Bush seeks economic kick-start

President George W. Bush and Treasury Secretary Paul O'Neill today urged Congress to approve a stimulus plan of between $60 billion and $75 billion to avert a possible recession in the wake of the September 11 terrorist attacks. According to several media sources, President Bush said he has considered individual tax rebates or accelerating the tax cuts approved earlier this year. For businesses, the

President George W. Bush and Treasury Secretary Paul O'Neill today urged Congress to approve a stimulus plan of between $60 billion and $75 billion to avert a possible recession in the wake of the September 11 terrorist attacks.

According to several media sources, President Bush said he has considered individual tax rebates or accelerating the tax cuts approved earlier this year. For businesses, the President said corporate tax cuts and investment tax credits are among the options.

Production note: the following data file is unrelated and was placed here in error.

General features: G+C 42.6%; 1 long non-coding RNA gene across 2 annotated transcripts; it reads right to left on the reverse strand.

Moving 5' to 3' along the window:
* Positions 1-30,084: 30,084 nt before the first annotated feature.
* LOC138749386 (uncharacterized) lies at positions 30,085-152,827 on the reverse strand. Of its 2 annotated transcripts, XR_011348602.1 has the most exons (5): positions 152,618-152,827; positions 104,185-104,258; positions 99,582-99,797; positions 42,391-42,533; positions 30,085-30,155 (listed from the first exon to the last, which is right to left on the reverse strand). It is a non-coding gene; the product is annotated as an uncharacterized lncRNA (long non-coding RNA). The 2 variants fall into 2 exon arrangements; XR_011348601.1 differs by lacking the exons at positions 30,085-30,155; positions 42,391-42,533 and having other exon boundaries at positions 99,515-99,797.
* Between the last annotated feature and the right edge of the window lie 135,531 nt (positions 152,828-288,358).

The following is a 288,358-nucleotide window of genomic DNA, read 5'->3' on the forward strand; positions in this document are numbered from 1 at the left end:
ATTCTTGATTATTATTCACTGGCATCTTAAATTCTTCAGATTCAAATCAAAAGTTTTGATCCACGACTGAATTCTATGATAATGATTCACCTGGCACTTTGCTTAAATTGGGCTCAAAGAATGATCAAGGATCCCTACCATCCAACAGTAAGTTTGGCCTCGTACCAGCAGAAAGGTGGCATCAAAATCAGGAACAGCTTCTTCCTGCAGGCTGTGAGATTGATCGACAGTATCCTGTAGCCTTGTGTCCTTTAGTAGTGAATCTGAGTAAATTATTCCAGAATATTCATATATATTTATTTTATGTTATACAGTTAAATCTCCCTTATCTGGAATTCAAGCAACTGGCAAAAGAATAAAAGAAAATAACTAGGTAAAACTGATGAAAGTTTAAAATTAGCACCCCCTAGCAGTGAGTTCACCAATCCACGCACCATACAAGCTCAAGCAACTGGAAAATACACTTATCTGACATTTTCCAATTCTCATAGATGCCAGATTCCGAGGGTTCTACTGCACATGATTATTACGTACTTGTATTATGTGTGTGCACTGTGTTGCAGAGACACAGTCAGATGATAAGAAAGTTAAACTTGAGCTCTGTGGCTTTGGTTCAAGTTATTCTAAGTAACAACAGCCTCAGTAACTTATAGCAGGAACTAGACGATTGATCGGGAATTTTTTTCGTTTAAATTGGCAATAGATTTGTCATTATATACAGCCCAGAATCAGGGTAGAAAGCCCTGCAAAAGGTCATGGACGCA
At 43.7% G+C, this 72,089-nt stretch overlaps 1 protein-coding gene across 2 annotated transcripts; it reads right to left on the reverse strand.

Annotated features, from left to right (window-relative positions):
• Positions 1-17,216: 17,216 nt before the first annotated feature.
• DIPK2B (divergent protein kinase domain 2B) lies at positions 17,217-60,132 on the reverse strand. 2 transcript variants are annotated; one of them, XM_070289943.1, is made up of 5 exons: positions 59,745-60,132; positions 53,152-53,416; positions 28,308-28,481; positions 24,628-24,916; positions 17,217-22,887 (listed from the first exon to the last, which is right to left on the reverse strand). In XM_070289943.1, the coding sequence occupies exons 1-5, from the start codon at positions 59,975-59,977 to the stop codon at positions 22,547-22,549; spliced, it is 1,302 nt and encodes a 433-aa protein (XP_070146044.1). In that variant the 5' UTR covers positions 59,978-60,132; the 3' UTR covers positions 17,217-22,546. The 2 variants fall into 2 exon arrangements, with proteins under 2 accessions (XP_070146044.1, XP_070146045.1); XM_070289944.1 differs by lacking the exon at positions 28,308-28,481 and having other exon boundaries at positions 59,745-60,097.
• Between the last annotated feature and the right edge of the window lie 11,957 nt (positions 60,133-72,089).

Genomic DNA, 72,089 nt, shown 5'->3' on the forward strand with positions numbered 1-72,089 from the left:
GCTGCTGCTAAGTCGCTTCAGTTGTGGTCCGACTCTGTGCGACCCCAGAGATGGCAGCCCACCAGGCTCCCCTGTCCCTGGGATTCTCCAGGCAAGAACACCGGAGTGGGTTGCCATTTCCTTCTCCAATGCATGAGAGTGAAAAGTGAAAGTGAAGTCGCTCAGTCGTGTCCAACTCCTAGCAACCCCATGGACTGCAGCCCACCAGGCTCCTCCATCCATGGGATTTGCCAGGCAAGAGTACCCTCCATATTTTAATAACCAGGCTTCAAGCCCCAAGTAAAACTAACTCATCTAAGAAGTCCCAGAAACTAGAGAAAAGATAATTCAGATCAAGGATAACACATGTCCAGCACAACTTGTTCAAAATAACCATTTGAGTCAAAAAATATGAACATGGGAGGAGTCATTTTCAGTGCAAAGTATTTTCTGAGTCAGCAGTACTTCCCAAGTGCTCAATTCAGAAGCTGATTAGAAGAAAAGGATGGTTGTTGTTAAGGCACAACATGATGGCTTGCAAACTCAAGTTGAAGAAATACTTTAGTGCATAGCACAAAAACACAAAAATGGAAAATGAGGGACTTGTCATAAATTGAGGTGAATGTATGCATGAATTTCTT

''We've just got to be aggressive and make sure we do what we need to do at the federal level to provide a kick-start to give people reason to be confident, and we will do that,'' Bush said after a meeting with business executives in New York.

The President’s comments came shortly after O'Neill told the Senate Finance Committee in prepared testimony that he now expects negative real growth in the current quarter, but similar poor performance could be avoided in the fourth quarter if consumer confidence quickly rebounds.

O'Neill said the President has asked him to work with Congress to develop an additional fiscal 2002 economic stimulus plan. It would bring the total stimulus approved by the government since the attacks to more than the $100 billion many economists believe is needed to be effective.

Congress has already passed a $40-billion emergency spending plan and a $15-billion airline aid package.

"The depth of this contraction, as well as the pace at which the economy returns to a healthy rate of growth, will depend in large part on how fast consumers regain their confidence and on our success in incorporating new protections against terrorist acts without material reductions in productivity," O'Neill said.

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